Ordinary Meeting, 2007 January 31
The January Sky
Mr Johnstone opened with an overview of the events of the past couple of months, though he noted that the weather had been poor throughout. On December 17, Tom Boles had added one further supernova discovery to his tally, 2006ss in NGC 5579 – his 105th discovery. The speaker had enquired after Damian Peach's planetary imaging work, but the weather had been so bad of late that he had not attempted any imaging since November 4.
In December, Asteroid 2006 XD2 – measuring around 150×350 m – had passed by the Earth, making closest approach at 0.026 AU on December 24. Several members had caught glimpses of it through breaks in the cloud around December 17-20, when it had been 0.04–0.06 AU distant. By combining their photometry to construct a light-curve, it had been possible to estimate its rotation period; the speaker warmly congratulated all involved.
Without doubt the most notable event of recent weeks had been the apparition of Comet 2006 P1 (McNaught). This had reached many newspapers, where it had been hailed as the greatest comet since Hale-Bopp (1997). Such attention was perhaps surprising, given that the apparition had been visible from the UK for only one week, around January 7–14, and only then in evening twilight, for a few minutes each day. Furthermore, the apparition had been announced at rather short notice because it had come as a surprise: it had out-performed even the most optimistic forecasts. Two days after Comet McNaught had reached perihelion on January 12, it had peaked at mag –5.5, placing it as the brightest comet since 1965 S1 (Ikeya-Seki). Many members had captured stunning images, though the greatest sights had been seen only in the southern hemisphere, after its disappearance from the UK sky; around January 23, its naked-eye tail had been reported to reach 35° in length.
Mr Johnstone then turned to outline the prospects for the next two months. Venus was already a glorious and conspicuous sight in the evening sky, and would continue to improve until reaching maximum solar elongation (SE) on June 9. Close by, Mercury's evening apparition would reach a rather miserly maximum SE of 18.2° on February 7. Its next morning apparition would reach a more favourable maximum SE of 27.7° on March 22. Mars had passed solar conjunction on 2006 October 23, but still did not rise until 06:45 UT; it would not be readily observable until the autumn. Jupiter also was a late riser: it presently rose at 04:30 UT, and even in April, it would not rise until shortly before midnight UT. Saturn, however, was well placed, and would reach opposition on February 10; for the next two months, it would be visible all night.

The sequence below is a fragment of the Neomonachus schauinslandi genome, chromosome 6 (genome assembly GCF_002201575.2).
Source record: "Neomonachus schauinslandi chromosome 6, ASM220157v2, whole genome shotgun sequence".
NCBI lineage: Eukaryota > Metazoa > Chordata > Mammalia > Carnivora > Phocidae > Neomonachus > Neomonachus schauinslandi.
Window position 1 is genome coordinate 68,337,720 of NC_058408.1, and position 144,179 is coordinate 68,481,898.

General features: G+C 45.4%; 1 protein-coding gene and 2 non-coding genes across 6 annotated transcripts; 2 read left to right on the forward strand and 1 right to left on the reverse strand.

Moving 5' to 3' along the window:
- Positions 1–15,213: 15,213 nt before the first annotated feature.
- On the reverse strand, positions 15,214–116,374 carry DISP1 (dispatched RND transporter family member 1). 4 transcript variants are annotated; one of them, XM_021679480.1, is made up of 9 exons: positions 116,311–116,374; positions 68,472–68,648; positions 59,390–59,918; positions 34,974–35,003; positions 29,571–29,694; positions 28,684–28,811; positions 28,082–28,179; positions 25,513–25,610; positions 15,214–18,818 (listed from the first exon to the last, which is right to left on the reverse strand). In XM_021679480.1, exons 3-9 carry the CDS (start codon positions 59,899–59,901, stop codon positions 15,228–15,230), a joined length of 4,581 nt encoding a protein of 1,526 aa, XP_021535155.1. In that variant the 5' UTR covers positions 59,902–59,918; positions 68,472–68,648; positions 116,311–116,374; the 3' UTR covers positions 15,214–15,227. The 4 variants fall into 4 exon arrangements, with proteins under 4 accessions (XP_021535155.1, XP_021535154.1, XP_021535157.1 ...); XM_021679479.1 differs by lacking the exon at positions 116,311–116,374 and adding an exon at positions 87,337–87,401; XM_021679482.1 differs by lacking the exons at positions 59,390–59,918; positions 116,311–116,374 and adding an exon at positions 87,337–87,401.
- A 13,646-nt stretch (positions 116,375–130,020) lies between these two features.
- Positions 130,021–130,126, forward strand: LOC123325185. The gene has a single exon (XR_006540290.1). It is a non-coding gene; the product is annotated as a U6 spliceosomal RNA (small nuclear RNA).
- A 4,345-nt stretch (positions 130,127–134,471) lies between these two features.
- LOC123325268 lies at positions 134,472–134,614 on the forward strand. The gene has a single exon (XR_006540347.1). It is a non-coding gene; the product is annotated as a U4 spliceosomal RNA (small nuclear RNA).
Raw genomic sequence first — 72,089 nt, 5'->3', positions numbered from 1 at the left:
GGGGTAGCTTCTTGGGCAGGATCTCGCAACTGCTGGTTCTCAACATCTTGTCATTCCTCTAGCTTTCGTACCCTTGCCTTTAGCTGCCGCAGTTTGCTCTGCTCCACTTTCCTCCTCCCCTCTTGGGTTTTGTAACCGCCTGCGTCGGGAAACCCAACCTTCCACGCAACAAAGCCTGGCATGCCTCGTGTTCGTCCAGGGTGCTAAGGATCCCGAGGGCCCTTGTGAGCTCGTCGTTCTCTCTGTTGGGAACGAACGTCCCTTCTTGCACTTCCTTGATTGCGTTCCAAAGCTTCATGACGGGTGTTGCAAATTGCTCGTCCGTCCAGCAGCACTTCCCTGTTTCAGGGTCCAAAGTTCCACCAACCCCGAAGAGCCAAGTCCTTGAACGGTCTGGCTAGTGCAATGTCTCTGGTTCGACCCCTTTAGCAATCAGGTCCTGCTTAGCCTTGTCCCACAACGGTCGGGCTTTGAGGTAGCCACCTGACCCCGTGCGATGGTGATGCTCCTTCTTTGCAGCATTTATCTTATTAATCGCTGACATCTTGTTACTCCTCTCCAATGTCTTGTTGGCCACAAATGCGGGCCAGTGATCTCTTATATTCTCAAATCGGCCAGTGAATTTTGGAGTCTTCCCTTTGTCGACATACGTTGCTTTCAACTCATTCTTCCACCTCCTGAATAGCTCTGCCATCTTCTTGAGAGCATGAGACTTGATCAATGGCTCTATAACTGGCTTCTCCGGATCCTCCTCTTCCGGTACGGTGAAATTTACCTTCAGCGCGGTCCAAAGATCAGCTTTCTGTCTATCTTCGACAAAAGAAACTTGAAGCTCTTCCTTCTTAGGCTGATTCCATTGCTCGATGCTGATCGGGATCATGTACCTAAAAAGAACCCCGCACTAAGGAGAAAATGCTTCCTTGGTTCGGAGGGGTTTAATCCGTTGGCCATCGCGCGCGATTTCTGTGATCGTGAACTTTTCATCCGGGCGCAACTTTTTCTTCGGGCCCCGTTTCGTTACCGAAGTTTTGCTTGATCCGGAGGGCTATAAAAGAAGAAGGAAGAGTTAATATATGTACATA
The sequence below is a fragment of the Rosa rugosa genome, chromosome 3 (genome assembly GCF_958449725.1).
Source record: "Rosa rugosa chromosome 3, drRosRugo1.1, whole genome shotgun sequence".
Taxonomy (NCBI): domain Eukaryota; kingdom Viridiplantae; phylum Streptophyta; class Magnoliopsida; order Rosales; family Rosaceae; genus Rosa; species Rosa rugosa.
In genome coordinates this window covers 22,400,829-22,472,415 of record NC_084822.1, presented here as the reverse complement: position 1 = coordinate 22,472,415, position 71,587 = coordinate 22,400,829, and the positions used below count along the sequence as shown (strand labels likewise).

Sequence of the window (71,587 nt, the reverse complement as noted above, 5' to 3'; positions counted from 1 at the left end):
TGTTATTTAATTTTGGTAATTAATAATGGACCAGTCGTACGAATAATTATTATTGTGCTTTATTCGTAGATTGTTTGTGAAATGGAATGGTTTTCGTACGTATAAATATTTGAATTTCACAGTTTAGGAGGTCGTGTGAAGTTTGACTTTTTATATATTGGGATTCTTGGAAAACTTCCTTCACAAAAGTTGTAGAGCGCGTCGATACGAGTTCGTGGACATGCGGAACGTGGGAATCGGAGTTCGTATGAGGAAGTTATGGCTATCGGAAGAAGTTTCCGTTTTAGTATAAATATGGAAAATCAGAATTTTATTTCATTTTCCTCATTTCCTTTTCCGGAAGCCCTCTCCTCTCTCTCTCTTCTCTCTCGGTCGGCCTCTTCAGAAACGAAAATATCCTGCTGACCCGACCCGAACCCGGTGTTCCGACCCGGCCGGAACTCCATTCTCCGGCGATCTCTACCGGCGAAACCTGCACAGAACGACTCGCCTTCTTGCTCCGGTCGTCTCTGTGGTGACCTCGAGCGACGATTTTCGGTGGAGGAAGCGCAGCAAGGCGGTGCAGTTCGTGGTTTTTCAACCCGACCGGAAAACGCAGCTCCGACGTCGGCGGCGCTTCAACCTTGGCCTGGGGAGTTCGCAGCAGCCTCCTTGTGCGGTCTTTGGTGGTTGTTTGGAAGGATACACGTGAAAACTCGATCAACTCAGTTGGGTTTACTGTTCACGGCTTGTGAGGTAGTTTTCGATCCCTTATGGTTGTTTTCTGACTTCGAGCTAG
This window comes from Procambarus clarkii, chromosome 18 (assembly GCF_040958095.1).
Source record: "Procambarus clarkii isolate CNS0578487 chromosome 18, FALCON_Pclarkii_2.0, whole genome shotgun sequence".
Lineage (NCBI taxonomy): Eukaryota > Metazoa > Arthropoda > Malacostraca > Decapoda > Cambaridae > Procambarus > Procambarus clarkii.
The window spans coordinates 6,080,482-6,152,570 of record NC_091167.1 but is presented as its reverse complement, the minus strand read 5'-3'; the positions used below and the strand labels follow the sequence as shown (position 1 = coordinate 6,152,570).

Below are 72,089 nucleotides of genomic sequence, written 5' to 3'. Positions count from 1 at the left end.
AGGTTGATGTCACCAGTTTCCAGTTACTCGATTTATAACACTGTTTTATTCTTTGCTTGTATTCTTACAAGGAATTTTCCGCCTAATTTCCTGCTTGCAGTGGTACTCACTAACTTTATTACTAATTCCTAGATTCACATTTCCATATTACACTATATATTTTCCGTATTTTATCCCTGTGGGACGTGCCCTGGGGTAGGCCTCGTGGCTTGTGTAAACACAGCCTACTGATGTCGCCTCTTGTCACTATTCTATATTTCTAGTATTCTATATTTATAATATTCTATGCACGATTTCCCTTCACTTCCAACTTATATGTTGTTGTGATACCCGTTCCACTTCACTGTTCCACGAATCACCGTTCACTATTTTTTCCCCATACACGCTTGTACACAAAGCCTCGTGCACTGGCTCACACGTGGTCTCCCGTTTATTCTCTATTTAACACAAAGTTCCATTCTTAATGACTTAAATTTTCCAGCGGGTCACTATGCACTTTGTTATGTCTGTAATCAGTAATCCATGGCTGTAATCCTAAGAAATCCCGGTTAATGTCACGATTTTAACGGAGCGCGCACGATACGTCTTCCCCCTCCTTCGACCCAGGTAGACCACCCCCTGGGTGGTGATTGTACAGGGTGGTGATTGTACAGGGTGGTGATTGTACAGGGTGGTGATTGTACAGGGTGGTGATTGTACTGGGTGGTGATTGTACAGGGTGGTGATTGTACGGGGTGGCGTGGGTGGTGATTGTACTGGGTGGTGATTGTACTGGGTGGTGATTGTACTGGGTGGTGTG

The speaker then gave brief mention to prototypical variable star Mira in Cetus, whose light-curve followed a regular cycle, brightening from mag 8.5–10 to mag 2–5 over a period of around 100 days, then fading back over a period of around 200 days. Its next maximum would be in mid-March.
There would be a lack of good comets in the UK sky in coming months: the best prospect was Comet 2P/Encke, which might be a binocular object in late March and early April, though it would be low in evening twilight in Pisces/Aries. It would then be lost to the southern hemisphere, reaching perihelion on April 19 at around mag 3.
The speaker selected three lunar occultations for mention: those of Uranus on February 8, the Pleiades on February 23, and Saturn on March 2. To close, he reminded members of the forthcoming lunar eclipse on March 3, which would be taking place at a very convenient hour: greatest eclipse would be at 23:20 UT.
Following the applause for Mr Johnstone's talk, the President invited Mr Bob Marriott, Curator of Instruments, to make a brief announcement. Mr Marriott reported that a 12.25-inch reflector from the Association's instrument collection had recently moved to a new home in the grounds of Pendrell Hall in Staffordshire, where it would be used by an adult education centre. Further details could be found in the 2006 December issue of the Journal.1
The President then introduced the evening's final speaker, Dr Peter Wheatley, associate professor at the University of Warwick. Dr Wheatley would be speaking about a project of which he was a founder member: the Wide-Angle Search for Planets (WASP).